Why is the 2009 Vintage special?
In a sense, all Vintage Port declarations are special as they only occur when the vintage is deemed to be of exceptional quality.
The top Port Houses, such as Croft, Fonseca or Taylor, will not declare a year unless they are convinced of the wine’s quality and capacity to age. Also, because of the effect of climate on the vineyards and on each of the many individual grape varieties used to make Port, no two years produce Vintage Ports which are exactly alike. Although it is possible to identify common characteristics in the wines of different declared years – such as similarities in depth, weight or structure – these comparisons are not always very useful.
2009 will be remembered in the Douro Valley as a year of very low yields.
The viticultural year started early, with the first buds appearing within the first days of March. The young shoots were vigorous and the vines produced very healthy leaf canopies. However, from the outset, the amount of fruit borne by all varieties was well below average. The appearance of colour in the grapes (véraison) also occurred earlier than usual. The ripening season started in relatively cool conditions which lasted for most of July but in August the weather turned hot. Almost no rain fell during the summer and the dry conditions continued right up to harvest time in September. The combination of the arid conditions and the small amount of fruit meant that yields were low. The must (grape juice) was deeply coloured, with high levels of tannin and sugar.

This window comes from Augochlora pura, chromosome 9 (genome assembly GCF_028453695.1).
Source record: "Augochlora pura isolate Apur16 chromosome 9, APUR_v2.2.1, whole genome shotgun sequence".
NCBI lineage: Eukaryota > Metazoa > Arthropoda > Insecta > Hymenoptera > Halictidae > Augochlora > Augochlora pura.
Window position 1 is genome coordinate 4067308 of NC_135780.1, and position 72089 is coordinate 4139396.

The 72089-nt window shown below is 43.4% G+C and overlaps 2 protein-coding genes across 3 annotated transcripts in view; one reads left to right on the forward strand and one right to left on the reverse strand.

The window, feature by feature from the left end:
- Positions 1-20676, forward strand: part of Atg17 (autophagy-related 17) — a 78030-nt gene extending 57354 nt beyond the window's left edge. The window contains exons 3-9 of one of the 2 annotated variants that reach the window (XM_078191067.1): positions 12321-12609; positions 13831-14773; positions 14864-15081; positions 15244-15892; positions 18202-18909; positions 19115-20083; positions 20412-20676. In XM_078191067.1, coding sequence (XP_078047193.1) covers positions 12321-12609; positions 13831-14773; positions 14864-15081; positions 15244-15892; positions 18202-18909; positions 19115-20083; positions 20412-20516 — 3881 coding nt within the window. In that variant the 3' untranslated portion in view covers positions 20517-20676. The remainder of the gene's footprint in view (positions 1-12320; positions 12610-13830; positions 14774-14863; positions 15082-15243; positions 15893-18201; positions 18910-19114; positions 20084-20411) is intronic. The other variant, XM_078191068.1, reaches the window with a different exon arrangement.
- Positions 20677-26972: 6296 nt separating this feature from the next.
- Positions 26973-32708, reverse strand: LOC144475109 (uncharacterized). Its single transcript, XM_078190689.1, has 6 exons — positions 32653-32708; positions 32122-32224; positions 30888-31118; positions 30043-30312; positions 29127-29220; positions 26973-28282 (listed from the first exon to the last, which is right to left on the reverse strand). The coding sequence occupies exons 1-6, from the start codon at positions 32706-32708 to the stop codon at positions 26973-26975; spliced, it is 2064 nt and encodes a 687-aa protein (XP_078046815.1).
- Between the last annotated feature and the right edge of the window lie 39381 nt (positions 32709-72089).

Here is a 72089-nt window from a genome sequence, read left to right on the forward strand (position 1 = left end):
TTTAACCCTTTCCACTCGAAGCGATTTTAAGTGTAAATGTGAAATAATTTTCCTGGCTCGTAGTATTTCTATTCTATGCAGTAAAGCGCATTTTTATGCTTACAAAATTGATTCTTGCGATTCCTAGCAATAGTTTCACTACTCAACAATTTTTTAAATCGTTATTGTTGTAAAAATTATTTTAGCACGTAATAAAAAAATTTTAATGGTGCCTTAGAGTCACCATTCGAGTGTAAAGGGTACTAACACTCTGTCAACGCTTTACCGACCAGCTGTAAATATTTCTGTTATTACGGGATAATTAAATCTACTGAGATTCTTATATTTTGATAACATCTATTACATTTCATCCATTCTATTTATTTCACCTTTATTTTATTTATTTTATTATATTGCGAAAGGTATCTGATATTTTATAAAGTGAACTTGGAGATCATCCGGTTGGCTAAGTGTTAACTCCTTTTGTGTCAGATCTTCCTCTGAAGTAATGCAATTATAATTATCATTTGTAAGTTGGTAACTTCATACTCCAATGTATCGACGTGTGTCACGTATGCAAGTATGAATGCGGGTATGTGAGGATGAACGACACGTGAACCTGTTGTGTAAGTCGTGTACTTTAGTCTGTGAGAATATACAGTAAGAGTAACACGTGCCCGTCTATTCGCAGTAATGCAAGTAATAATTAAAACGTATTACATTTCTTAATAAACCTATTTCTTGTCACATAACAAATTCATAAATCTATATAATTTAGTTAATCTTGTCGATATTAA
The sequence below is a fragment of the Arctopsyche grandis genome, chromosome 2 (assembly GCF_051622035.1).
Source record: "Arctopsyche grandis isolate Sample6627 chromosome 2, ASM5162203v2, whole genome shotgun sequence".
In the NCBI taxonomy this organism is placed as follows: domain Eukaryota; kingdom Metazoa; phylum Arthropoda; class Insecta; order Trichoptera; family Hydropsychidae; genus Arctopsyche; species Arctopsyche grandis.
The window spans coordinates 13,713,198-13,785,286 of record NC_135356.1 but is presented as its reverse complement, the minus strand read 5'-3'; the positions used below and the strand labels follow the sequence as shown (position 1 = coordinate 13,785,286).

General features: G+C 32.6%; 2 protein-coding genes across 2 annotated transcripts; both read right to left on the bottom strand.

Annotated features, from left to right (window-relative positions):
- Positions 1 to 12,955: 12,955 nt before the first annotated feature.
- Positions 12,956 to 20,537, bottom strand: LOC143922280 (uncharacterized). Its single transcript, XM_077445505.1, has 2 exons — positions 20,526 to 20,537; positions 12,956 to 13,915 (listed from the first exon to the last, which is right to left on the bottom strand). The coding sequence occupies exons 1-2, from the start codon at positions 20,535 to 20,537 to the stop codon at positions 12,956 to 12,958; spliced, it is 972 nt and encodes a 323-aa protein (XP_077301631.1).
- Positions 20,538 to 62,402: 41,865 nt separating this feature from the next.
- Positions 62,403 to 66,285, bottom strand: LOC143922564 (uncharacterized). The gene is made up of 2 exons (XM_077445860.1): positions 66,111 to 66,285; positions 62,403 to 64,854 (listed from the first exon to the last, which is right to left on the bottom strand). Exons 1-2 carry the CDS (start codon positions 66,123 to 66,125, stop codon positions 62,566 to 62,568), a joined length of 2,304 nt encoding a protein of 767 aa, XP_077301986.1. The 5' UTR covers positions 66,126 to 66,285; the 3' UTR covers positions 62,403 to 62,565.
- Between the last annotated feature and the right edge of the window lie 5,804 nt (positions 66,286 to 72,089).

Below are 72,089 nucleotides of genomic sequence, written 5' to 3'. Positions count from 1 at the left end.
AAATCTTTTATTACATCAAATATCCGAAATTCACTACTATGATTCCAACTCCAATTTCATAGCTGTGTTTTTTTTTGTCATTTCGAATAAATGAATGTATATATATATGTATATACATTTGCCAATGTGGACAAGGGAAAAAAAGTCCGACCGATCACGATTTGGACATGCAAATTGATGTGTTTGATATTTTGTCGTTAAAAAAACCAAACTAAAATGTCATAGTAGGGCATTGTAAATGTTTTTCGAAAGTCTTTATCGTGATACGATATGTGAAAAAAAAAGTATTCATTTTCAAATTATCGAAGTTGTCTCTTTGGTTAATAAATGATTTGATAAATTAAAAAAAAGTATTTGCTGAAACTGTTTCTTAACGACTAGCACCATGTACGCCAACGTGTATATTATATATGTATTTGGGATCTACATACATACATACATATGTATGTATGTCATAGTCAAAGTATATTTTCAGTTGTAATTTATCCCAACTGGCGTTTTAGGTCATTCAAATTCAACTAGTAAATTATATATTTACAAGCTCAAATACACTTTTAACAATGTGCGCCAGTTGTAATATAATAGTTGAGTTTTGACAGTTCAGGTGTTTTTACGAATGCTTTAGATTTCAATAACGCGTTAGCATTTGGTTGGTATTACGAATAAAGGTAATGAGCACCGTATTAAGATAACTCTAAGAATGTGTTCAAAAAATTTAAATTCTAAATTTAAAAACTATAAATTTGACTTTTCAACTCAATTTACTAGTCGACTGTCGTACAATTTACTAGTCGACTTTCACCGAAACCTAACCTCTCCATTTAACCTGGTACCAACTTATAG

As a result 2009 has produced wines of massive scale and density, with tannin levels and an intensity of colour that has not been seen for at least two decades. Mario Araújo, an experienced taster and blender who has worked in the Fonseca tasting room for fifty years, describes the ‘09s as among the most impressive that he can remember. However, in spite of their inky colour and thick muscular tannins, the 2009’s also display a magnificent quality of fruit, crisp acidity and a magical complexity.
In many ways these powerful inky wines represent a return to the vigour and stamina of the iconic vintages of the early 20th century. Although, like all vintage ports they will deliver immense pleasure when drunk young, they are wines built for the long haul. Anyone born in 2009 may count themselves very lucky if some Vintage Port from their birth year is laid down for them as this is a wine that will last for decades.
On a side note, the 2009 vintage does enjoy one unusual distinction. It happens to be the first year ending in a 9 to be declared by Taylor, Fonseca or Croft since the 19th century.